Other Republican governors, including Texas Gov. Greg Abbott, Arizona Gov. Doug Ducey, Iowa Gov. Kim Reynolds and Nebraska Gov. Pete Ricketts have been similarly outspoken against mask mandates, even after the CDC updated its guidance to encourage mask use to slow the spread of the delta variant.
“It’s very clear that this has become a political issue, not a public health issue,” Jetelina said.
Despite cases and deaths among prominent conservatives — including at least five conservative radio hosts who were critical of mass inoculation efforts but died after contracting Covid — political divides persist in vaccination rates.
Yet, politics are still only one piece of the puzzle, Conway said.
“There are also racial differences in these areas, urban versus rural things to consider, and variations in health and comorbidities in the populations,” he said. “Whatever the equation is, those things are all part of the calculus and play a role.”
Younger people are dying of Covid
Younger age groups, especially those 55 to 74 years old, made up the bulk of the most recent Covid deaths, a distinct trend compared to earlier stages of the pandemic.
Among the latest 100,000 to die of Covid, middle-aged people account for a larger share of the deaths when adjusted for population. Among the first 100,000 deaths, those 75 and older made up more than 75 percent of the population-adjusted share of deaths.
In a tally of the first 100,000 Covid deaths in the U.S., when vaccines were not yet available, people ages 75 and older made up 83 percent of the fatalities. In the most recent 100,000 deaths, however, that share fell by nearly 20 percent, with those 75 and older making up around 66 percent of the population-adjusted share of Covid deaths in the country.
Younger and middle-aged adults instead bore the greatest burden of recent coronavirus deaths. The share of people ages 35 to 54 and those 55 to 74 years old who died of Covid increased by 6 and 10 percentage points, respectively.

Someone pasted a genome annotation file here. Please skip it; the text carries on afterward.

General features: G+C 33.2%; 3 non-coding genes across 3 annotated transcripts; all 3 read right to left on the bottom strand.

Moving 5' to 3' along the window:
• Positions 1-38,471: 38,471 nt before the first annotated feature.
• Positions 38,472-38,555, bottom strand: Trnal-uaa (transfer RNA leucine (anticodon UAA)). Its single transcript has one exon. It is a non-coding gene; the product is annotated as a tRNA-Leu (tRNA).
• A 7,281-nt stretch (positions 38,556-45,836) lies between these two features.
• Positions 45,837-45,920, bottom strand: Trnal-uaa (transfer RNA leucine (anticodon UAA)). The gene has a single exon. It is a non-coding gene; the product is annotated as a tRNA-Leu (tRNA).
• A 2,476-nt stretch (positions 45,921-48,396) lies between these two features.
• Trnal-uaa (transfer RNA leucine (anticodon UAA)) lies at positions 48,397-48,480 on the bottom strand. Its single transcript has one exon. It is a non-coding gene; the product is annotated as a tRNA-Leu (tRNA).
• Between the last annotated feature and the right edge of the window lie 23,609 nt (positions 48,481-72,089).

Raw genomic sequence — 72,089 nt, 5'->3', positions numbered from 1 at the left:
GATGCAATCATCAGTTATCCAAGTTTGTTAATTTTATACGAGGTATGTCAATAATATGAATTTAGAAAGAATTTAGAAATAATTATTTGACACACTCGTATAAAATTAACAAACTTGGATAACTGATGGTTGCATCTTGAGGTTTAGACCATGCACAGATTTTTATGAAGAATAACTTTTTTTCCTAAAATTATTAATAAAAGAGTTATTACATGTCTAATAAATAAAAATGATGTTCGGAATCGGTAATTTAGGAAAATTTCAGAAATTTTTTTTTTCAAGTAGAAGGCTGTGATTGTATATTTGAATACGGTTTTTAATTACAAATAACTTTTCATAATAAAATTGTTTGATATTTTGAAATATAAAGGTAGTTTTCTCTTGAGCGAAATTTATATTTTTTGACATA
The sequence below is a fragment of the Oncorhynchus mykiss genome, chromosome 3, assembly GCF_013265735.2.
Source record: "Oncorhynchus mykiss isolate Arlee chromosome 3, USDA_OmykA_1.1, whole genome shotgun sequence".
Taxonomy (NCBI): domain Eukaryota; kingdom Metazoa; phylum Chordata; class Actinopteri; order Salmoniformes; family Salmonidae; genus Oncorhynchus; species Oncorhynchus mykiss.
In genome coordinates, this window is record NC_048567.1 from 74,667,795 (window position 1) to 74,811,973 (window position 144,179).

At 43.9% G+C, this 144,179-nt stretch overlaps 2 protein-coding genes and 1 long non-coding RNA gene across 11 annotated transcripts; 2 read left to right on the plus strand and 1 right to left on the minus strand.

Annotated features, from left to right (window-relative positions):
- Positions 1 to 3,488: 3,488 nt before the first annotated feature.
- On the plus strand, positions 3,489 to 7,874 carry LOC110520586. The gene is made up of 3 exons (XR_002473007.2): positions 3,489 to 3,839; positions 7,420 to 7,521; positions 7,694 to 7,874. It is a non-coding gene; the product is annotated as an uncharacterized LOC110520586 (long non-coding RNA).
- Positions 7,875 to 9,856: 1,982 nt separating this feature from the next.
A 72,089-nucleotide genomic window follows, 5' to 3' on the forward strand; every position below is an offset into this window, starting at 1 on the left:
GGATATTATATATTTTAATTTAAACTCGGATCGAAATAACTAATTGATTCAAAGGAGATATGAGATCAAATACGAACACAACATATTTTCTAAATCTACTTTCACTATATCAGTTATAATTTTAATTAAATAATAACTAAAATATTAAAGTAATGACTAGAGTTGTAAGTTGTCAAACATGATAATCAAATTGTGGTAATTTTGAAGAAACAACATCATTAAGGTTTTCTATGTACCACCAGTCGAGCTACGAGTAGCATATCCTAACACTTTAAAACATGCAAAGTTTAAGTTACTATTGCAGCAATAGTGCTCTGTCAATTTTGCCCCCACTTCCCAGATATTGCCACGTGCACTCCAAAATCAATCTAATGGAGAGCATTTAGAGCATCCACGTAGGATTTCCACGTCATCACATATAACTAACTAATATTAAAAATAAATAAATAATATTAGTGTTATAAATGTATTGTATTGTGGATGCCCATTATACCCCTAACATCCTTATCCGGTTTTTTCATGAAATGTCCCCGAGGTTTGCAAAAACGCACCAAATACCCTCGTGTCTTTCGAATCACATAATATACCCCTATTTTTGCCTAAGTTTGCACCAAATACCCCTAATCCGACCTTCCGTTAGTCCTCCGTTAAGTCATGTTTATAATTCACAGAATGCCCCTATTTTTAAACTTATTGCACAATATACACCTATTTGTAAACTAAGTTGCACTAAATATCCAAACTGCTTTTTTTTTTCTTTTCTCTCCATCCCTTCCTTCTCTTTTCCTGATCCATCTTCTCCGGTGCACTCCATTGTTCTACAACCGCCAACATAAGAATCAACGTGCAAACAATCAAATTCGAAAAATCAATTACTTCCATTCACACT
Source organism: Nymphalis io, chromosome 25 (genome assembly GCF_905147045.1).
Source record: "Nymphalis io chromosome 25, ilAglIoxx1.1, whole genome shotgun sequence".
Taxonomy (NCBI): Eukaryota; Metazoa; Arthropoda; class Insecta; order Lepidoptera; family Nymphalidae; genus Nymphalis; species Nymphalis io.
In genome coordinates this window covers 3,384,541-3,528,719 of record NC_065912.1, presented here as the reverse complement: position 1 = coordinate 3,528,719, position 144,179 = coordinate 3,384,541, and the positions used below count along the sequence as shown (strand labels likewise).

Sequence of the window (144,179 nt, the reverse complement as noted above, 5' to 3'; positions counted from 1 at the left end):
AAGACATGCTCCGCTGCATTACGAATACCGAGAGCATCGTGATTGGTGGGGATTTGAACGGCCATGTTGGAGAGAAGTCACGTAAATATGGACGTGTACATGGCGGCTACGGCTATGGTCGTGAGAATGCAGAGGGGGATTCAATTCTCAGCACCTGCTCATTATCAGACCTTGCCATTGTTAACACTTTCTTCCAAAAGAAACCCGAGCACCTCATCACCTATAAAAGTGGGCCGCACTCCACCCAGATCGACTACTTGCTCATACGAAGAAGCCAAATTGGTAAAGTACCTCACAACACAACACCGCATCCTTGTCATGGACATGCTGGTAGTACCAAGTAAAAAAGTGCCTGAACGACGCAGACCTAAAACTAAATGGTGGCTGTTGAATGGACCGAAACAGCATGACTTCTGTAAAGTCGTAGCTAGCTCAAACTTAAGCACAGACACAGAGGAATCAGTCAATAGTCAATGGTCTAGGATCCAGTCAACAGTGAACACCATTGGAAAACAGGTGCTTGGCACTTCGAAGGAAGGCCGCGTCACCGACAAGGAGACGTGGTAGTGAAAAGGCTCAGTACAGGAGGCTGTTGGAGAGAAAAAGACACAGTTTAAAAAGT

That demographic shift was driven by differences in vaccination rates and behavioral differences among age groups, said Ali Mokdad, a professor of global health at the University of Washington. Younger adults tend to have more social contacts than seniors and are more likely to engage in riskier behaviors with greater potential for exposure to the coronavirus, he added.
As of Oct. 15, 81 percent of people in the U.S. who are 75 and older have received vaccinations — either the two-shot Moderna or the Pfizer-BioNTech vaccines or the single-shot Johnson and Johnson vaccine — compared to 58 percent of people between 25 and 39 years old and 53.8 percent of people ages 18 to 24 years old, according to the CDC.
“We’re seeing hesitancy run rampant in the younger age groups,” Jetelina said. “So they’re not getting vaccinated and they’re filling that gap in mortality that the 65-plus group is not filling because they are protected now.”
Throughout the global health crisis, the U.S. remained one of the hardest-hit countries — even after vaccines were available to its residents — and the nation’s overall death toll is the highest in the world. The coronavirus has also killed more people in the country than during the 1918 Spanish flu pandemic, making it the deadliest pandemic in American history.
Researchers at the University of Washington’s Institute for Health Metrics and Evaluation, which produces one of the most widely cited models of the coronavirus pandemic, are projecting that based on the current situation, the country could see nearly 788,000 deaths from Covid by Jan. 1, 2022.
It’s an unthinkably high number, given the effectiveness of the available vaccines, Jetelina said, but it’s also a reminder that people should not become complacent.
“It’s exhausting and frustrating because it’s been almost two years and we know what works,” she said. “I’m optimistic that this may have been our last big wave, but of course ultimately we don’t really know.”